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FeaturesThe Commonwealth Summit in Colombo should not be boycotted; all should go there and read the riot act to Rajapakse

The Commonwealth Summit in Colombo should not be boycotted; all should go there and read the riot act to Rajapakse


The war in Sri Lanka is not over by Shivam Vij

Shivam Vij

It would not be an exaggeration to say that the recent Northern Provincial Council polls in Sri Lanka would not have been held had it not been for the immense pressure that Colombo faced from New Delhi. But for international pressure, Colombo was not going to hold these elections. Despite numerous incidents of voter intimidation, the polls must have been free and fair if 60 per cent voters cast their votes, making the opposition, Tamil National Alliance, win 30 out of 38 seats.

Up to 100,000 people have died in the Sri Lankan conflict that resulted in the defeat of the Tamil Tigers in 2009. But the war is not over. If the war is over, then why are the north and the east so heavily militarised? Why, according to a study by the UN High Commissioner for Refugees some months ago, are 71 per cent of the residents of these areas visited by the army or the CID for interrogation? Why do 57 per cent of the people say that the nearest military camp or checkpoint is less than a mile from their houses?

Colombo’s excuse is that it fears terrorism might re-emerge. In other words, the ethnic Tamil population has been permanently marked as ‘terrorist’. This comes after what the Sri Lankan army did to some of them in the war: it asked civilians to move to refugee camps in a no-fire zone and then bombed them there. It was an act of genocidal intent.

Colombo, of course, says this is all a lie, in the face of a number of reports and investigations that show war crimes as having been committed. If you are making such noises, then, for Colombo, you have been influenced by the Tamil diaspora. Why can’t Sri Lanka have an independent investigation into the allegations of war crimes if it has nothing to hide? And who is stopping it from investigating the war crimes’ allegations of both the Liberation of Tamil Tigers Eelam and the Sri Lankan military?

Given that a Lessons Learnt and Reconciliation Commission has already given a clean chit to the Sri Lankan military, it is time for an international investigation into war crimes in Sri Lanka. There is also a need for greater international pressure to make Colombo stop harassing journalists and scaring them into submission, to account for the disappeared and to make the military vacate thousands of acres of land it has illegally occupied — on some of which it is making tourist hotels.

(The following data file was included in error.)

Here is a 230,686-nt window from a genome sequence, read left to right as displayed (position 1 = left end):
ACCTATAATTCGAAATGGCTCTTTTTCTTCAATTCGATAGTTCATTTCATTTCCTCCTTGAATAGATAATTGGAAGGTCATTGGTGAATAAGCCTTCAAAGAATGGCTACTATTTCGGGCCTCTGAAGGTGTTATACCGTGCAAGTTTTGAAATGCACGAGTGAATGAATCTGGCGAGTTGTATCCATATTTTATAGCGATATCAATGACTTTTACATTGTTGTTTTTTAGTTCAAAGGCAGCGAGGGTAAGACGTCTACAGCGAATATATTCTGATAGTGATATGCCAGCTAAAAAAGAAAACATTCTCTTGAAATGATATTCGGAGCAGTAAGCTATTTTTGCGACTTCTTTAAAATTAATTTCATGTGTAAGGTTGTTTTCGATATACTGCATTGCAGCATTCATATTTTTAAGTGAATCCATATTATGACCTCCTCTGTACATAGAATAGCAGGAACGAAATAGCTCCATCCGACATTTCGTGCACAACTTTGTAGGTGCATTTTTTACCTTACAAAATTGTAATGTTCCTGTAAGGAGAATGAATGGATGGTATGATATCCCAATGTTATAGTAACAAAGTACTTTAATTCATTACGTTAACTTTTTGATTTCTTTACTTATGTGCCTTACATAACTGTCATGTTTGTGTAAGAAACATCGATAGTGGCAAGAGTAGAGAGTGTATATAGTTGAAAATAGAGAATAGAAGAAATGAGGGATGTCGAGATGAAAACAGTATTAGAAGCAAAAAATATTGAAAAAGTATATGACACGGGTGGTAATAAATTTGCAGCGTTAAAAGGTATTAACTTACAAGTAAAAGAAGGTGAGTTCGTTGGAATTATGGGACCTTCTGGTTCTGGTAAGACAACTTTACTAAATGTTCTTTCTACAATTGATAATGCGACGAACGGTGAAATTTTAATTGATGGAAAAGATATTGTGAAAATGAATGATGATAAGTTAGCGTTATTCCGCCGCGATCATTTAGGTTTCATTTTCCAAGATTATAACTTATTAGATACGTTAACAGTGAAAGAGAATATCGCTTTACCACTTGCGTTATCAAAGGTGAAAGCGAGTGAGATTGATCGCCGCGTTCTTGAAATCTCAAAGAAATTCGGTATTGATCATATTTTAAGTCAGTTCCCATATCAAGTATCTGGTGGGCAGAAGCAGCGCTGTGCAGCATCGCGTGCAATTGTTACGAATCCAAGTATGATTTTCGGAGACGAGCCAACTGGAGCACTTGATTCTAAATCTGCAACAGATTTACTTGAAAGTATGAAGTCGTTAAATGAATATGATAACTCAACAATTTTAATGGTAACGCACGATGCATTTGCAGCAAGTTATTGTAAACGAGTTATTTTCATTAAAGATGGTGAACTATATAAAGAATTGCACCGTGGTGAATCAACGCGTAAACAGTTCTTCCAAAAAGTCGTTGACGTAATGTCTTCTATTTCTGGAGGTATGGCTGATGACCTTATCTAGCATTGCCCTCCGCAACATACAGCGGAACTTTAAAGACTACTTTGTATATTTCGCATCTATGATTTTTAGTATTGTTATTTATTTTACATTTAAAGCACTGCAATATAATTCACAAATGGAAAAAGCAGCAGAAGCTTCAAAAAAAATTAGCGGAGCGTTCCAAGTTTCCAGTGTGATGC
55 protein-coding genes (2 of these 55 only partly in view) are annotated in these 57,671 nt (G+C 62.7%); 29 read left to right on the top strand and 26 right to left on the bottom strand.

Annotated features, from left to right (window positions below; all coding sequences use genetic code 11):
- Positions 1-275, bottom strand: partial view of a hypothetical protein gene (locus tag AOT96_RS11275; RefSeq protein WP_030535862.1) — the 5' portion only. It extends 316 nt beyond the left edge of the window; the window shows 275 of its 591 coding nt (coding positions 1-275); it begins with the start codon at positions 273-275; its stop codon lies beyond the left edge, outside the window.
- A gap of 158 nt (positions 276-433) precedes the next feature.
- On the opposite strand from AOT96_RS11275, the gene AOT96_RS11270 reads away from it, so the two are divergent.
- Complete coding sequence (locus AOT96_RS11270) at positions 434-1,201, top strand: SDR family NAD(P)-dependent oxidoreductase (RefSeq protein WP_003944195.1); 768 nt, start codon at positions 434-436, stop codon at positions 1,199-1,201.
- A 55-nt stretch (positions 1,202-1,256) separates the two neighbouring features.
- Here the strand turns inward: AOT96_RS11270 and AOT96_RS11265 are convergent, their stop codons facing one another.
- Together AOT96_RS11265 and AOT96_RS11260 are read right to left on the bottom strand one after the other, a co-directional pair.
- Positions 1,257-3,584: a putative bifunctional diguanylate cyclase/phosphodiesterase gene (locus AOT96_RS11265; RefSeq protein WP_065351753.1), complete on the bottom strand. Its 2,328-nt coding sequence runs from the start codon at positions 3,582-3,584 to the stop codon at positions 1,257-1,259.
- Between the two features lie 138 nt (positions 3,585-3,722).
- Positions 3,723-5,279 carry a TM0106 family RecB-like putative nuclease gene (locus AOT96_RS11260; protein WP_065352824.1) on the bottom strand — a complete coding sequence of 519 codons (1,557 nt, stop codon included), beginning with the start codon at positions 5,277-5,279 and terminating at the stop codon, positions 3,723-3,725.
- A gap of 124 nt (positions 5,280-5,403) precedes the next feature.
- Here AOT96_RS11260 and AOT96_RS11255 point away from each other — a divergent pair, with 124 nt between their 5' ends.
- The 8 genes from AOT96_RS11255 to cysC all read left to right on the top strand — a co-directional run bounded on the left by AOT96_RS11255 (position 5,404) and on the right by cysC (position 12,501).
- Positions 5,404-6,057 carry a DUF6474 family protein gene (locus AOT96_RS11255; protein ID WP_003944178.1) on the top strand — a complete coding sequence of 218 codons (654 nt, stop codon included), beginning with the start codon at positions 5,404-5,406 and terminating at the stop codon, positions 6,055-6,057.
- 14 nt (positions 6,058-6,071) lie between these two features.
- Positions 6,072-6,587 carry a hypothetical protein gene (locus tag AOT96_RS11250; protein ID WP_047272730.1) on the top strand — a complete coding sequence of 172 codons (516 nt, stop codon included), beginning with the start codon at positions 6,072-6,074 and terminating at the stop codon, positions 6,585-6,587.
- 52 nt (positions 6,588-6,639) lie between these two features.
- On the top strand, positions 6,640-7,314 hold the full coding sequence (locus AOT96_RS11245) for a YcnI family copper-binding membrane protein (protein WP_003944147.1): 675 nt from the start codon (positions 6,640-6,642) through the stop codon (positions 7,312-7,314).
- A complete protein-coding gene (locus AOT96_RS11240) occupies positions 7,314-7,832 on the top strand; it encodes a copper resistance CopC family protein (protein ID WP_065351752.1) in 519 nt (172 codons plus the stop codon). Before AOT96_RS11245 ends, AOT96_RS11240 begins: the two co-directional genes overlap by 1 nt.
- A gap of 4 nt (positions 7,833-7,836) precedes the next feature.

That’s right. You could, for instance, enjoy a holiday at The Lagoon’s Edge, a luxury hotel on the shores of the Nanthikadal Lagoon. The hotel is built on the very site where an intense battle took place. Amongst the dead were not just the Tamil Tigers and Sri Lankan soldiers but also civilians, killed deliberately.

Now that the people of the north have rejected Mahinda Rajapakse’s Modi-like development spiel, we need to rest and think it’s all fine. Rajapakse has an opportunity at reconciliation but it is unlikely that he will use it. He is taking it easy until November, when a Commonwealth Heads of Government summit is to be held in Sri Lanka. In the face of boycott calls from rights groups to Commonwealth countries, Rajapakse is doing all he can to look like a nice guy. Once the Commonwealth summit is over, he will go back to his old ways. One fear is that the governor of the Tamil Northern Province will not let the Tamil National Alliance government be. Some Sinhalese politicians say that allowing a local police would create a parallel military!

The Commonwealth heads of government should not boycott the meeting. They should all go there and read the riot act to Rajapakse, just as the UN High Commissioner for Human Rights, Navi Pillay, recently did in Colombo.

After Pillay’s visit, an Amnesty International statement said that the victims she had met were facing the brunt of the military for speaking the truth. “The Sri Lankan conflict may have ended in 2009, but the level of human rights violations in the country remains critically high. The Sri Lankan government still shows no real will to account for past crimes, combined with new attacks on those calling for accountability,” the Amnesty statement said.

The writer is a journalist in Delhi whose work has appeared in The Christian Science Monitor and The New York Times. He tweets @DilliDurAst 
Published in The Express Tribune, September 30th,  2013.

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